But I suspect that her main unattractiveness was born of the fact that she wrote the letters that are out in the appendix-basket in the back yard--letters which are an outrage and wholly untrustworthy, for they say some kind things about poor Harriet and tell some disagreeable truths about her husband; and these things make the fabulist grit his teeth a good deal.
Next we have Fanny Godwin--a Godwin by courtesy only; she was Mrs. Godwin's natural daughter by a former friend. She was a sweet and winning girl, but she presently wearied of the Godwin paradise, and poisoned herself.
Last in the list is Jane (or Claire, as she preferred to call herself) Clairmont, daughter of Mrs. Godwin by a former marriage. She was very young and pretty and accommodating, and always ready to do what she could to make things pleasant. After Shelley ran off with her part-sister Mary, she became the guest of the pair, and contributed a natural child to their nursery--Allegra. Lord Byron was the father.
We have named the several members and advantages of the new paradise in Skinner Street, with its crazy book-shop underneath. Shelley was all right now, this was a better place than the other; more variety anyway, and more different kinds of fragrance. One could turn out poetry here without any trouble at all.
The way the new love-match came about was this:
Shelley told Mary all his aggravations and sorrows and griefs, and about the wet-nurse and the bonnetshop and the surgeon and the carriage, and the sister-in-law that blocked the London game, and about Cornelia and her mamma, and how they had turned him out of the house after making so much of him; and how he had deserted Harriet and then Harriet had deserted him, and how the reconciliation was working along and Harriet getting her poem by heart; and still he was not happy, and Mary pitied him, for she had had trouble herself. But I am not satisfied with this. It reads too much like statistics. It lacks smoothness and grace, and is too earthy and business-like. It has the sordid look of a trades-union procession out on strike. That is not the right form for it. The book does it better; we will fall back on the book and have a cake-walk:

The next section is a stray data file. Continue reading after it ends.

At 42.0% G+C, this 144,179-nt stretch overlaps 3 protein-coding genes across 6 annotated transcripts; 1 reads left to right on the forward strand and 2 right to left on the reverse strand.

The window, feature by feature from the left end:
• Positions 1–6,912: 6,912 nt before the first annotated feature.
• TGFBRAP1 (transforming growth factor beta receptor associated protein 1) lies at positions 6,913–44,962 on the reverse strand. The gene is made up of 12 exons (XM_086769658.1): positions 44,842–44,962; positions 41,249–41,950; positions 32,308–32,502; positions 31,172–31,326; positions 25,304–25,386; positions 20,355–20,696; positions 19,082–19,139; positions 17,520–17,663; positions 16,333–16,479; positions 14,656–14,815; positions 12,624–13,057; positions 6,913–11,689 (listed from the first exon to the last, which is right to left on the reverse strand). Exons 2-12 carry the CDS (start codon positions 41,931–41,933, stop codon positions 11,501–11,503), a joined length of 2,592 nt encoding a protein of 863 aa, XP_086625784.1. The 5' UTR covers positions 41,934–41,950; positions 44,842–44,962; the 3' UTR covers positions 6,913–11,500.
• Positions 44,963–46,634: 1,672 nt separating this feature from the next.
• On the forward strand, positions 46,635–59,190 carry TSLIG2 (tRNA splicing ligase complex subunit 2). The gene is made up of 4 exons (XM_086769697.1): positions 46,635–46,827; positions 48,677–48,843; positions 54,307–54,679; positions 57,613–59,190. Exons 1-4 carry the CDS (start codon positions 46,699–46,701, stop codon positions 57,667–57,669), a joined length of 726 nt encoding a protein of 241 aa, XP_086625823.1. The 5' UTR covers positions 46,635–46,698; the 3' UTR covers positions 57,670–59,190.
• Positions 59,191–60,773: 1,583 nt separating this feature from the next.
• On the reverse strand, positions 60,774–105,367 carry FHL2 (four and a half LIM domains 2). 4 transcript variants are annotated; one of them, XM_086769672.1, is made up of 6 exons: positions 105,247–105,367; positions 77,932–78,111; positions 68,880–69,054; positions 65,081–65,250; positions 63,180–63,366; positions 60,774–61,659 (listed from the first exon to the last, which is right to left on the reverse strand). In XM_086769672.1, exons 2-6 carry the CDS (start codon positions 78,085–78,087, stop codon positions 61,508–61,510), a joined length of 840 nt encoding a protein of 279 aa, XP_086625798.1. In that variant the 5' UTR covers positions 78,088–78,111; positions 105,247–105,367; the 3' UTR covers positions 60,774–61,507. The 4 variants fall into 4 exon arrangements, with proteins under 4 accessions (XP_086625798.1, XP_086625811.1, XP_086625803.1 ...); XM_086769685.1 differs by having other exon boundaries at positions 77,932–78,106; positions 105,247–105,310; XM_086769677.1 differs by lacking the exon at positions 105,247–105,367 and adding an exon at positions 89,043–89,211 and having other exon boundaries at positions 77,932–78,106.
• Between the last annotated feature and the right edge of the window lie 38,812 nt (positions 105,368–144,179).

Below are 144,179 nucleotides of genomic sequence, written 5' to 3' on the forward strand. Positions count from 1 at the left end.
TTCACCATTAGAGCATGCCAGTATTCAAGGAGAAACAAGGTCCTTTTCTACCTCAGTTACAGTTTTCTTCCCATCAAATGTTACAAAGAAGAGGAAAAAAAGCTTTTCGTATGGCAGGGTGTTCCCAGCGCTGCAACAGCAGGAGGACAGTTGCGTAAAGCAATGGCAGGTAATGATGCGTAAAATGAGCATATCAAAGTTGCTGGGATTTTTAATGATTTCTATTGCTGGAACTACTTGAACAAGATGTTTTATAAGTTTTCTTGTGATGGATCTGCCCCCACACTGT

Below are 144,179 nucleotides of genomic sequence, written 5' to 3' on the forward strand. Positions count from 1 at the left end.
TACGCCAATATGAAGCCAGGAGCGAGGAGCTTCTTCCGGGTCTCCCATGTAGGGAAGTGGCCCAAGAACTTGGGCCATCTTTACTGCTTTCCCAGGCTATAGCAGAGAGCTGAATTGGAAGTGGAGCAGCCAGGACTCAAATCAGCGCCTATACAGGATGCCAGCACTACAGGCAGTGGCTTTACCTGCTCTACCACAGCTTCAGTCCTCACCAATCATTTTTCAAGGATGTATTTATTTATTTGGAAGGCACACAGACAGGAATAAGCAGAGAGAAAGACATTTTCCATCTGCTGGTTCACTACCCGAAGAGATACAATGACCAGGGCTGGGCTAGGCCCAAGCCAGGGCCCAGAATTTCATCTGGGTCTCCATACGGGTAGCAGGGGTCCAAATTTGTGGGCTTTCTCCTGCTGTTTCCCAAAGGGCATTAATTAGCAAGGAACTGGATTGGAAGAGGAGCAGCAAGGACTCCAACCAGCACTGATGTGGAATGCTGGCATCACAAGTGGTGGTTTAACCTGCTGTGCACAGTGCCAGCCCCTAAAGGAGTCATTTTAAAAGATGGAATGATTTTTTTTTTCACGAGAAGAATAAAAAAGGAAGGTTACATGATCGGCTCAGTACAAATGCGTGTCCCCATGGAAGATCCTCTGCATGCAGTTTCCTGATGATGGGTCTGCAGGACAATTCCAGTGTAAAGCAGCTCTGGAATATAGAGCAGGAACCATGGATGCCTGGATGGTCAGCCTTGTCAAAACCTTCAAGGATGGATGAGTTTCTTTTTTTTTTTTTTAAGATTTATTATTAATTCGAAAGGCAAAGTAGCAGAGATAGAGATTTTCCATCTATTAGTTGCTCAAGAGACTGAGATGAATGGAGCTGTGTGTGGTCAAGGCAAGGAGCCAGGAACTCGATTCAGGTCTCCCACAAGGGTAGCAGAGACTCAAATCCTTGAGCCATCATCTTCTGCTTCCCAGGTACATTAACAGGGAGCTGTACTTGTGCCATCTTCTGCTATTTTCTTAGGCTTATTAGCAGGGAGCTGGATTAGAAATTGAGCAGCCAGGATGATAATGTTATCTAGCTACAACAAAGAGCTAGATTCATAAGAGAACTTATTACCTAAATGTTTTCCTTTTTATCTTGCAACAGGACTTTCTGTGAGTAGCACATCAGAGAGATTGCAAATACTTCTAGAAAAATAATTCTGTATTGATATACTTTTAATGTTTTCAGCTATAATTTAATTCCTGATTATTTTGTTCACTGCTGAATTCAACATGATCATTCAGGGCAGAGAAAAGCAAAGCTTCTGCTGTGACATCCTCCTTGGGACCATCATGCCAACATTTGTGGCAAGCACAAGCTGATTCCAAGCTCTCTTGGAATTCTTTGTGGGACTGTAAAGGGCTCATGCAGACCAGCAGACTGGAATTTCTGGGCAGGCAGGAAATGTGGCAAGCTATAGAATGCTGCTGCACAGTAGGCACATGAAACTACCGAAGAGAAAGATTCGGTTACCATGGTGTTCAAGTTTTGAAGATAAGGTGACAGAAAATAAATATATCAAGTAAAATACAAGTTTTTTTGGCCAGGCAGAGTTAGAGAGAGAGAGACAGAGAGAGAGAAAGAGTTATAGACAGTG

"It was easy to divine that some restless grief possessed him; Mary herself was not unlearned in the lore of pain. His generous zeal in her father's behalf, his spiritual sonship to Godwin, his reverence for her mother's memory, were guarantees with Mary of his excellence.--[What she was after was guarantees of his excellence. That he stood ready to desert his wife and child was one of them, apparently.]--The new friends could not lack subjects of discourse, and underneath their words about Mary's mother, and 'Political Justice,' and 'Rights of Woman,' were two young hearts, each feeling towards the other, each perhaps unaware, trembling in the direction of the other. The desire to assuage the suffering of one whose happiness has grown precious to us may become a hunger of the spirit as keen as any other, and this hunger now possessed Mary's heart; when her eyes rested unseen on Shelley, it was with a look full of the ardor of a 'soothing pity.'"
Yes, that is better and has more composure. That is just the way it happened. He told her about the wet-nurse, she told him about political justice; he told her about the deadly sister-in-law, she told him about her mother; he told her about the bonnet-shop, she murmured back about the rights of woman; then he assuaged her, then she assuaged him; then he assuaged her some more, next she assuaged him some more; then they both assuaged one another simultaneously; and so they went on by the hour assuaging and assuaging and assuaging, until at last what was the result? They were in love. It will happen so every time.
"He had married a woman who, as he now persuaded himself, had never truly loved him, who loved only his fortune and his rank, and who proved her selfishness by deserting him in his misery."
I think that that is not quite fair to Harriet.